The Dutch Know How to Throw a Party
Holland is preparing this week for its most widely celebrated holiday of the year – King’s Day. Every year on April 27, Dutch observe the national bank holiday that celebrates the birthday of King Willem Alexander.
How it all started
The King’s Day tradition dates back to 1885 when celebrations were started on August 31 as Prinsessedag (Princess’s Day), for the fifth birthday of Princess Wilhelmina, heir to the Dutch throne. Once she ascended to Queen, the holiday was renamed Koninginnedag (Queen’s Day). In 1949, the holiday moved to April 30 to mark the birthday of the country’s former Queen Juliana. Her daughter, Princess Beatrix, continued the tradition without moving the holiday’s date. Only in 2013, did the date change for the coronation of King Willem Alexander, who was born on April 27, and renamed to Koningsdag (King’s Day). While the name of the holiday has slightly changed, the festive spirit remains.
Have you ever wondered why the Dutch wear orange, especially during large sporting events? It comes from the Huis of Oranje, which is derived from the Dutch Royal family’s name Van Oranje Nassau. Oranje literally means ‘orange’ and was thus adopted as Holland’s national color. King’s Day isn’t complete without a special party outfit: most people wear orange clothes, hats, clogs and more. Even the water in fountains is tinted orange.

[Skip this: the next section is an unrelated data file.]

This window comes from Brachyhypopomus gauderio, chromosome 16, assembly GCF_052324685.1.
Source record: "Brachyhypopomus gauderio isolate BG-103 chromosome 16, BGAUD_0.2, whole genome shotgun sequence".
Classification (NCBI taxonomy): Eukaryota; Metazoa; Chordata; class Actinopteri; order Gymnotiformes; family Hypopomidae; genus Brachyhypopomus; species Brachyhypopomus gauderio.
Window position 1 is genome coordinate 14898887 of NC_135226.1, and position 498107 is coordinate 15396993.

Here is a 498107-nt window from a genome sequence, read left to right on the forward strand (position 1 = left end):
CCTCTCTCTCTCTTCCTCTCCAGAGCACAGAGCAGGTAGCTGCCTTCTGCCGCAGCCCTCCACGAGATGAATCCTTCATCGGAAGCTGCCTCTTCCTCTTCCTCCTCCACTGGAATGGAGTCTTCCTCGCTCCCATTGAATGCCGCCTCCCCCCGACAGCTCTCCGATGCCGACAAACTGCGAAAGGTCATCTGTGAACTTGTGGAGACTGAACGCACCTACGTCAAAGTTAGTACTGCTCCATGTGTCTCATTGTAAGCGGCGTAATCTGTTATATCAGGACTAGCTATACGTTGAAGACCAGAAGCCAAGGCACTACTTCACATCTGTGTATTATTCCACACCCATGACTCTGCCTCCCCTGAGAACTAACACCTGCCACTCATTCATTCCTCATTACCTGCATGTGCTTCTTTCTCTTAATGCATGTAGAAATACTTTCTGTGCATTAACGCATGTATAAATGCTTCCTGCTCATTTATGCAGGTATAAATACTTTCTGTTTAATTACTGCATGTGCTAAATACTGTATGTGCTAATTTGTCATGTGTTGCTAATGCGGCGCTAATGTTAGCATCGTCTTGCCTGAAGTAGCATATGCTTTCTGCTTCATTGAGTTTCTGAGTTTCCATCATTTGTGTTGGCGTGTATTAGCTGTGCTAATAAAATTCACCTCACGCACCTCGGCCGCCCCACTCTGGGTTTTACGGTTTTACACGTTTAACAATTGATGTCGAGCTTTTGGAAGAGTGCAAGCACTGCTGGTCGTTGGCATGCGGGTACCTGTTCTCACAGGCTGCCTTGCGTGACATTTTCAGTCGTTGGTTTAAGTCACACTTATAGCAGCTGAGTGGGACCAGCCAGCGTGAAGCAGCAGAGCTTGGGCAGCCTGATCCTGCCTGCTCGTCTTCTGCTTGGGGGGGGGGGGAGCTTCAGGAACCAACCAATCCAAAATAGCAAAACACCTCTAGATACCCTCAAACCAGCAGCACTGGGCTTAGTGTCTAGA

Every year another city
Of course, the King himself can’t miss his own party. Each year, he visits a different city and brings his whole family, a tradition that was initiated in 1980 by his mother, Princess Beatrix. What makes it so special is that the Royal family celebrates amongst citizens. You will find them walking the streets, taking part in games and enjoying the outdoor festivities.
Buying gifts at the party is never difficult. In every Dutch town or village, you will find a flea market where people sell their second-hand items or organize street games where you can win a prize. This is also very popular amongst children who attempt to make some cash by selling their own toys or giving a musical performance. The nation’s biggest flea market during King’s Day can be found in Utrecht.
Source: Holland Tourism
A party isn’t complete without music. The largest outdoor concert is on Museumplein in Amsterdam. As many as 800,000 people gather together to enjoy live music by famous Dutch acts and DJs. Armin van Buuren, one of the world’s most famous DJs, mixes up the music on his decks during a live set annually in his hometown of Leiden during King’s Day.
Source: Flickr, Mark Hessling
You can never start the party early enough. On the night before King’s Day, the Dutch celebrate Koningnach (the King’s night). Since everyone has work off the following day, nobody is bothered by a gruesome alarm the next morning. Koningnach is especially popular in The Hague – outdoor concerts throughout the city center draw tens of thousands of visitors every year. Usually spelled with a “t” at the end of the word, it’s left out because nacht is pronounced as nach in The Hague.
Source: Den Haag FM
King’s Day in other countries
King’s Day is not only celebrated in Holland. Aruba, Curacao, and Sint Maarten, constituent countries of the Kingdom of the Netherlands, also celebrate this national day. Even in other cities around the world, often because of a large Dutch population, this national holiday is celebrated. Embassies and consulates abroad usually make an effort, as do Dutch bars abroad.
Put on your orange shoes and join the Orange madness this King’s Day.26 April 2016